We still have problems like these. Then, there is the need to invest in website developers, to make things more responsive and accessible, especially considering the low quality of our connection. One of the greatest challenges is to figure out how we can make it so that even those who have unstable and slow internet can access our content. Today we have people and institutions that share, read and search for our magazine as we didn’t have before.
We also started the Pensar África project, in partnership with a young publishing house that translates African classics into Portuguese, called Ethale Publishing, with whom we had already established a relationship. In this project, we are going to publish interviews with noted contemporary African intellectuals practically every day. We’ve never done that. We’ve always wanted to, but never had the time. Today we can. We are functioning better as a magazine, because the work from our volunteers affords us more time.
We have the clear purpose of forming a new readership. We did this project to respond to that. We are also preparing for the second edition of a project called Contos e crónicas para ler em casa (Tales and Chronicles to Read at Home), where we take the opportunity to provide people with content, to give them a reason to open a book, to read and find out what they’re about. Everyone has kind of come to a stop, everyone is more or less still, we can think, observe . . .
The thing that touched me the most about this pandemic is that we saw a huge increase in young readers, especially with the two anthologies that we launched. Our public is formed mostly by young people on their way to adulthood, who are in the universities, who are familiar with cultural management in general, and are used to consuming information. This is not a very large audience in Mozambique and we are aware of that.
We also have many Mozambicans in the diaspora who consume our products, probably homesick, but also, because in fact when you are away, you probably have a better perspective of what we have and what happens here. In addition, the entire artistic community and local cultural institutions know and consume our work.
As of June, we want to sell part of the content from the online magazine. We did some research and saw that we can take this step. We’ve found a partner to take care of the financial part and the platform viable, and we’ll work in the content. There are changes that we have to make and they are not few . . . The technology is very expensive. We did this self-financing, hoping that we wouldn’t fall flat. In Mozambique, there is still a great deal of mistrust in mobile applications for shopping online. It’s yet another mission to attract and educate people. Artists will have to learn to work more and more with communities. What happened was the opposite, we’d rush to the cultural center, because that is where the money is, and we ignored our community. It is common for me to be an artist here and in my street no one knows what I do, how I do it . . .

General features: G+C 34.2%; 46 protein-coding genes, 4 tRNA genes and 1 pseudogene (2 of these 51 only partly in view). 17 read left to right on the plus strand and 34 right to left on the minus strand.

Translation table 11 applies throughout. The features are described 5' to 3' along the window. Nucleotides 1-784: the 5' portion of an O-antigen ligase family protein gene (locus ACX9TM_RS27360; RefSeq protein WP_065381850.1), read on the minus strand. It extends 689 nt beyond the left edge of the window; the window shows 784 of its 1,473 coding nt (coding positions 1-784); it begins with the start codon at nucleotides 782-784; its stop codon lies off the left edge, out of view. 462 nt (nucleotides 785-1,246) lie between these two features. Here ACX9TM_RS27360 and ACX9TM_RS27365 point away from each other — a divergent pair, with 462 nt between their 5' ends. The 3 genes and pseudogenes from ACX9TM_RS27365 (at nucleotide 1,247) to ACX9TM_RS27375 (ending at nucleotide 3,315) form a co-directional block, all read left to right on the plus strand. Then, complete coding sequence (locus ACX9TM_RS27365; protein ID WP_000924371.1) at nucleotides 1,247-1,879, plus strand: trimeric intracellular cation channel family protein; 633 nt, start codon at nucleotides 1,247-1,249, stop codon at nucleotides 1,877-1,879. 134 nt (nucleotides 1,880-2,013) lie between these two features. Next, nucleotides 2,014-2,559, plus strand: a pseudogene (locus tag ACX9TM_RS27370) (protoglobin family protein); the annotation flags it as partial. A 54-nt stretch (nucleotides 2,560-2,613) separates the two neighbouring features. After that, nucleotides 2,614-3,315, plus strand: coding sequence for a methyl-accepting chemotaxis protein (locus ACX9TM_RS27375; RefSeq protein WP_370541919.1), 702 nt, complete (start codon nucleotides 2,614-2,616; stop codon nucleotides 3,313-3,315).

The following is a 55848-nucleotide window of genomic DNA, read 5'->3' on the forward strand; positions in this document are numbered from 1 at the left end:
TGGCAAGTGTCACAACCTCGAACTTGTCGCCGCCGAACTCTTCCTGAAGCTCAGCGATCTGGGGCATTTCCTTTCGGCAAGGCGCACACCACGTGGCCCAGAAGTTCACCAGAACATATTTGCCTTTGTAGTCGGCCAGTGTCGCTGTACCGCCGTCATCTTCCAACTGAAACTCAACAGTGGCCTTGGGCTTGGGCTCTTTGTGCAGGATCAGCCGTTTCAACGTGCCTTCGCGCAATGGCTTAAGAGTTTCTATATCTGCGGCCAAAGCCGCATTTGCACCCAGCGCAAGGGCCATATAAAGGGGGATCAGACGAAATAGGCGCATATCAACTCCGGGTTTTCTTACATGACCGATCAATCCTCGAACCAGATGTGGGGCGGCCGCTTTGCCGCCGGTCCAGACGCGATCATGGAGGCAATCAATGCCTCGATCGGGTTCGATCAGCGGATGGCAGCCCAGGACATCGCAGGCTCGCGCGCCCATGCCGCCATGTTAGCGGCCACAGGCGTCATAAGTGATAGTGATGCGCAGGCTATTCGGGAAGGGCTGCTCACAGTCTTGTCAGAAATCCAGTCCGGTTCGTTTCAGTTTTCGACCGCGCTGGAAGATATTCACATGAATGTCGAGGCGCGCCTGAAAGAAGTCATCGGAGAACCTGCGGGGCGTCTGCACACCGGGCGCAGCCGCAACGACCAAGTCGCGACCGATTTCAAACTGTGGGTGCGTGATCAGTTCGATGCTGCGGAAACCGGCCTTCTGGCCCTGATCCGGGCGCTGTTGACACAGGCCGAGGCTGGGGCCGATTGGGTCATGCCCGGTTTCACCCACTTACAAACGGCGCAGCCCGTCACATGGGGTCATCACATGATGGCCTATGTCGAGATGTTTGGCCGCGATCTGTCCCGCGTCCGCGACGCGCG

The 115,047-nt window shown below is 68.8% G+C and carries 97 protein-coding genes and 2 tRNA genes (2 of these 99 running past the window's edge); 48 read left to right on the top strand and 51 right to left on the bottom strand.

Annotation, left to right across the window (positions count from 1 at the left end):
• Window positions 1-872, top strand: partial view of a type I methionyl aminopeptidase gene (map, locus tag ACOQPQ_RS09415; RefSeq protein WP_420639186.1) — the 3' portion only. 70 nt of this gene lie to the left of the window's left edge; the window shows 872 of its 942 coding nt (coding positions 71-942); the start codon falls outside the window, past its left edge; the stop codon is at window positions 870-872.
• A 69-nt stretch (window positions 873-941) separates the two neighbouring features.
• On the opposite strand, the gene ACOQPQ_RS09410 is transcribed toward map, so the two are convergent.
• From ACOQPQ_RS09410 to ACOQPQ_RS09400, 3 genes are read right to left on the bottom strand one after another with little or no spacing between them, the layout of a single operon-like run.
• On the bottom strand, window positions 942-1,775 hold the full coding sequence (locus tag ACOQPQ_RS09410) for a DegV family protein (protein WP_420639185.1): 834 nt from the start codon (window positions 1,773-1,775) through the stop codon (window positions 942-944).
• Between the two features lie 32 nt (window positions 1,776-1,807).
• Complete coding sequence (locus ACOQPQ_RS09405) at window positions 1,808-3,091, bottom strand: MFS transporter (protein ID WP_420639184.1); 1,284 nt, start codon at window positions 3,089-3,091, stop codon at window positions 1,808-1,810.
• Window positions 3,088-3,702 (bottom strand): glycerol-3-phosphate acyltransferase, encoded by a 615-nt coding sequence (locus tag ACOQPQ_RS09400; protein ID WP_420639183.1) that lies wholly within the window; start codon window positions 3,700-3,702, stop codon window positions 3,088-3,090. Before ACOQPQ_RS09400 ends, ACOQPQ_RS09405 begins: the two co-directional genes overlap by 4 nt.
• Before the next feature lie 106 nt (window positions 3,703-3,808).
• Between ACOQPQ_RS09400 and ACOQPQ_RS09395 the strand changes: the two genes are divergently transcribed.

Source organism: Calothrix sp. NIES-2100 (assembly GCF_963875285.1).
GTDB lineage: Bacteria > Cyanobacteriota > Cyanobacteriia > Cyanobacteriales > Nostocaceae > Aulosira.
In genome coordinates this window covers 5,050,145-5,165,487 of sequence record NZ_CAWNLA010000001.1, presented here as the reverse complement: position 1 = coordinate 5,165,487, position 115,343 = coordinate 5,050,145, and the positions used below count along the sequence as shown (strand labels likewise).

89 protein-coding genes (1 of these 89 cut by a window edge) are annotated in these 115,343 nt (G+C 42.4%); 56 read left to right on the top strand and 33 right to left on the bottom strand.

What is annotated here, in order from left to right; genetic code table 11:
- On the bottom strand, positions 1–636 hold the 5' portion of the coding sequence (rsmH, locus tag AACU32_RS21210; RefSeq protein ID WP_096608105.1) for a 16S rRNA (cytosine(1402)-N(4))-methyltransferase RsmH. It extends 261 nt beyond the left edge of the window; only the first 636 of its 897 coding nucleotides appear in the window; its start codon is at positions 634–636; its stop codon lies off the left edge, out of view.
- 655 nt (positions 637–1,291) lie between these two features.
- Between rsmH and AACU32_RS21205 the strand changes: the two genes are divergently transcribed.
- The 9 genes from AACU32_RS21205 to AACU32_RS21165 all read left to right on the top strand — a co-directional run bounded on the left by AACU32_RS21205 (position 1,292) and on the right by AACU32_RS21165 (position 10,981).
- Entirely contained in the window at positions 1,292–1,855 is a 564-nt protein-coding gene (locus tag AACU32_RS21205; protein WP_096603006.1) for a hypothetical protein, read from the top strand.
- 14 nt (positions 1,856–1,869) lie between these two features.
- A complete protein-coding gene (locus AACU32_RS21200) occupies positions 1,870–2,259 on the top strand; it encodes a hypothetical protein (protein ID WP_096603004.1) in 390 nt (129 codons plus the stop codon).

Cultural centers are concerned with carrying out activities in their spaces, it has its policy and its field of action, but there are also institutions that work within communities and public schools, which face major problems. The Escola Portuguesa de Moçambique (EPM), for example, which is not just any school, for ordinary citizens, is doing a great job in training readers to publish children’s books, and organizing book festivals and reading events.
We ensure relevance to those who reach the vulnerable population, with no access to the city. Everything related to culture, to larger events happens in central Maputo. When I first walked into a library, I think I was 19 or 20 years old. It is the same with most of the Mozambican population. Many kids enter the library for the first time when they come to Maputo to attend university. The Festival LITERATAS is unusual because of its location, as we hold it outside the city of Maputo, in Matola.
We are used to operating these partnerships that don’t involve money, but joining forces to make an action possible. That is probably what will have to happen, and we will have to learn a new form of solidarity from now on. It is an opportunity for us to find in local actions a type of solidarity that still needed to be developed, such as crowdfunding, for example.
I think we finally managed to say what is not generally said in journalism, not even in literature. Our literature for young people is insufficient. We are building this new readership comprised of university students, which has always been our concern, and we want to keep that. We want to produce more content. We’ll have to overcome our prejudice that Mozambicans don’t understand, don’t support and don’t buy culture. It’s not true. It is at a moment of crisis that we realize that Mozambicans consume culture and enjoy consuming it. The books we make available are only a few kilobytes in size so that anyone can download them. This was also one of the keys to the project’s success. The anthologies we made reached more than 20,000 readers. We’ve never had that here. Is this not a sign that people are willing to consume?